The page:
Cathy Young is also committed to directing attention to new opportunities like fermentation farming. An ancient technique used to create beer, wine and yogurt, fermentation is a rediscovered process used to produce food ingredients such as plant-based proteins and biopharmaceuticals that address increasing market demand for environmentally friendlier food production and distribution. “It’s very exciting research and taking that research and getting it out into the marketplace really will make a difference. We’re working with companies from all over the world.”

Lessons Learned from Public Service

Former Senator Young sees the marriage of her political experience and agricultural background as a union that helps sharpen her vision and focus. “It’s not just the commercialization of new technologies that may emerge here at Cornell AgriTech. It’s also linking economic growth and job development to what we’re doing. As a result, we’re able to grow the economy in New York State, and that’s very rewarding to me.”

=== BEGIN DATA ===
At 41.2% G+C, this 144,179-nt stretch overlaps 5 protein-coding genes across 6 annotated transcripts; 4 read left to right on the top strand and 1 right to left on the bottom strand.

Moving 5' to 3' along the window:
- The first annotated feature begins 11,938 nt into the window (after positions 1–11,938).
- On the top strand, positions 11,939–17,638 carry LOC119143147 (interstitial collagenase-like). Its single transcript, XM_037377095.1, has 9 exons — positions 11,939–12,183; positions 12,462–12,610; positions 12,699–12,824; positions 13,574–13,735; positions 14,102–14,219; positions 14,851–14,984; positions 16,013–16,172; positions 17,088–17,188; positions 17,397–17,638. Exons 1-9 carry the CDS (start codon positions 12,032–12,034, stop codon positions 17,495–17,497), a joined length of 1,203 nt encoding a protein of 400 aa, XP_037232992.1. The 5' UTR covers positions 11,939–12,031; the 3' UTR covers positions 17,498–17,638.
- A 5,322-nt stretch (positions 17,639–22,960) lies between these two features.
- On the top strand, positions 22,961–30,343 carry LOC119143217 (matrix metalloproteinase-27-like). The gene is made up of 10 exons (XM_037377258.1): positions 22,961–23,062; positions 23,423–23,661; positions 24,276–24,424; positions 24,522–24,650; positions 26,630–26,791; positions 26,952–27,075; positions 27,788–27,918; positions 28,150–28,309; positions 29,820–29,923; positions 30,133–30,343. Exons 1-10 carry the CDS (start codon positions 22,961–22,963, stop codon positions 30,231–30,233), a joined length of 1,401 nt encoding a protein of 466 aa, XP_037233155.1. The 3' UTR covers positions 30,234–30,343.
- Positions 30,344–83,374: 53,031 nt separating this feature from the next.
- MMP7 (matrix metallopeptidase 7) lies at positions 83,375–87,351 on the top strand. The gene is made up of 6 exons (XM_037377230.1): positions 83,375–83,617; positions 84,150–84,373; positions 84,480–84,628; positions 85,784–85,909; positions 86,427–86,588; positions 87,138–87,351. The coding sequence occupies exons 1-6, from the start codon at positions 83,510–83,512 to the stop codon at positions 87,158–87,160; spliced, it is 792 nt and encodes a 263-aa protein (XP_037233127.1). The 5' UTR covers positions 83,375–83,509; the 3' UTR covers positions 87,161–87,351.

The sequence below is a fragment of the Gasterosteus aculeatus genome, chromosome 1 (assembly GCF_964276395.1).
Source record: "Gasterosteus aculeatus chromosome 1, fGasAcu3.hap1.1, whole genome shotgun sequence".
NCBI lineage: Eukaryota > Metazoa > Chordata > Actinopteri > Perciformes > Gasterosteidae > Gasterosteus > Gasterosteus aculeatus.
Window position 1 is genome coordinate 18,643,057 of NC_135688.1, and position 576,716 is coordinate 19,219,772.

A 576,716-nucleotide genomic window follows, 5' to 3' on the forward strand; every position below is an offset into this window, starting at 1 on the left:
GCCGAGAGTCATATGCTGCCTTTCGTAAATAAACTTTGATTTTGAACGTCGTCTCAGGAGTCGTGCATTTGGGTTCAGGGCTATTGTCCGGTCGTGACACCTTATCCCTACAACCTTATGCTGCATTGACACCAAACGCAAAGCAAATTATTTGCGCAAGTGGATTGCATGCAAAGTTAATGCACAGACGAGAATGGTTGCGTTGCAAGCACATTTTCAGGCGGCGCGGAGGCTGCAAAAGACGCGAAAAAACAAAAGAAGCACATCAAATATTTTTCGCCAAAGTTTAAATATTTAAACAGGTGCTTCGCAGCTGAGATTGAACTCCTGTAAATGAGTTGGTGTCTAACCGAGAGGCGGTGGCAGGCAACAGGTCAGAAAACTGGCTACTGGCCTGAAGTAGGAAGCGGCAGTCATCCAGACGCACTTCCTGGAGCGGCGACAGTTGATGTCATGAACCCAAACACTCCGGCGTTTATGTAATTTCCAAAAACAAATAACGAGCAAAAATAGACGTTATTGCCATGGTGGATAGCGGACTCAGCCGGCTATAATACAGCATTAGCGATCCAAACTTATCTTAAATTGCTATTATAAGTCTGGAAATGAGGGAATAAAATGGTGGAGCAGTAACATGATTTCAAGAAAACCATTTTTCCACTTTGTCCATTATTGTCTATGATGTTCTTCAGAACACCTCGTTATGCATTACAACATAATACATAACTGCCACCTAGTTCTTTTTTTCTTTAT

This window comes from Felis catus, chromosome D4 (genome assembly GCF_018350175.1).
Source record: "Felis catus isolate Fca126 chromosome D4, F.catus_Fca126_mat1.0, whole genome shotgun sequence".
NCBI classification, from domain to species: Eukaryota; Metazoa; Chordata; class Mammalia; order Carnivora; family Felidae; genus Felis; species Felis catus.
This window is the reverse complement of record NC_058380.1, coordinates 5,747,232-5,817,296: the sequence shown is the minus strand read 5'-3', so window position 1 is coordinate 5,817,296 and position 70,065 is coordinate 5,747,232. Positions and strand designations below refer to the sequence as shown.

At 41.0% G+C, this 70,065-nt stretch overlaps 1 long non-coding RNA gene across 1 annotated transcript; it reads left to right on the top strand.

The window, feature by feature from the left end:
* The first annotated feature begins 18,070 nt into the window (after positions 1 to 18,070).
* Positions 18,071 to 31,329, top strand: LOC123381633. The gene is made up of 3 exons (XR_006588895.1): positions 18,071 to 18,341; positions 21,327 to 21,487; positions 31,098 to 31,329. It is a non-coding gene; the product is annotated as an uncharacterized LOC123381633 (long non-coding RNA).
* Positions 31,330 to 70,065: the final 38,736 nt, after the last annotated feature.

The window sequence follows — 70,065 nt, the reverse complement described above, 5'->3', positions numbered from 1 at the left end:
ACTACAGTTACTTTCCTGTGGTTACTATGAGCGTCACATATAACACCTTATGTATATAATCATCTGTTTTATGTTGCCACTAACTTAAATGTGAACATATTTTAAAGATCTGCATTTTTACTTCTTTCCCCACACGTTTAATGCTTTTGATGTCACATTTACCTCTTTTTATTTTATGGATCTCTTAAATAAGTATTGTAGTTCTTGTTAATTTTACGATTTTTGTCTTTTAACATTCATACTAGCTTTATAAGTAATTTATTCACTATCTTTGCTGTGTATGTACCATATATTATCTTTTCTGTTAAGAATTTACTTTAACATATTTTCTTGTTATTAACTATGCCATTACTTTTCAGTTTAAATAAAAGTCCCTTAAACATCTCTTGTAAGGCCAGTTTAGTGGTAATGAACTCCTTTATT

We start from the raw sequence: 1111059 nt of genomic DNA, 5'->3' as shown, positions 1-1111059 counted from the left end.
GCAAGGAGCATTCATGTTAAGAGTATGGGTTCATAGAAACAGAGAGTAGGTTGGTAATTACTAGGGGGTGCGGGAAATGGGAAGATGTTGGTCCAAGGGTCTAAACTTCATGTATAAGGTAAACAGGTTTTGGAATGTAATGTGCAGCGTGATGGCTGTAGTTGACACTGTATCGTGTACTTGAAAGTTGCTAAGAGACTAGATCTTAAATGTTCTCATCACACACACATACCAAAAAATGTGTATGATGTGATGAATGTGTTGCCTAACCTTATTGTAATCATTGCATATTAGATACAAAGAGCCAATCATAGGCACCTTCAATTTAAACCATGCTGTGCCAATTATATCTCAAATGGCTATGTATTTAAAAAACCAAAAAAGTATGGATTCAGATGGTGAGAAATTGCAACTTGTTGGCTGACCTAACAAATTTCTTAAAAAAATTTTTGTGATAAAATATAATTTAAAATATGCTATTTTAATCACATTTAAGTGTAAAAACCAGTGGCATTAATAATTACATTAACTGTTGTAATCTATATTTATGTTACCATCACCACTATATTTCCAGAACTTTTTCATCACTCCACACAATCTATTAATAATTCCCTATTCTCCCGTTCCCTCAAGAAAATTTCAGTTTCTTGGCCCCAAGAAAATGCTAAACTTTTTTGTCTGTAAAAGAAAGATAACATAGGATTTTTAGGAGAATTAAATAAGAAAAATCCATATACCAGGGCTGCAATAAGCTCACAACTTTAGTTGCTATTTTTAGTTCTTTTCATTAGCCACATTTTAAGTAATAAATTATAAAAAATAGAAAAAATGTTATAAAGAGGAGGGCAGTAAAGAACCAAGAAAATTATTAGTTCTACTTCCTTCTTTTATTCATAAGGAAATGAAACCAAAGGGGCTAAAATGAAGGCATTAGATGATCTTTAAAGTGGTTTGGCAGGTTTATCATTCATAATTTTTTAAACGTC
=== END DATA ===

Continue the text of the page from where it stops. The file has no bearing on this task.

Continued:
Catherine Young with a former Chautauqua County Dairy Princess.

Throughout her years as an elected representative she has directly witnessed how legislation impacts the agriculture industry and farming families and how important the health of the state’s agricultural sector is to the overall economy. “Oftentimes, economic development projects are contingent on public policy or economic incentives to boost up a company and grow the economy and jobs. I was deeply involved in agriculture policy and economic development initiatives. All of those experiences are very valuable today.”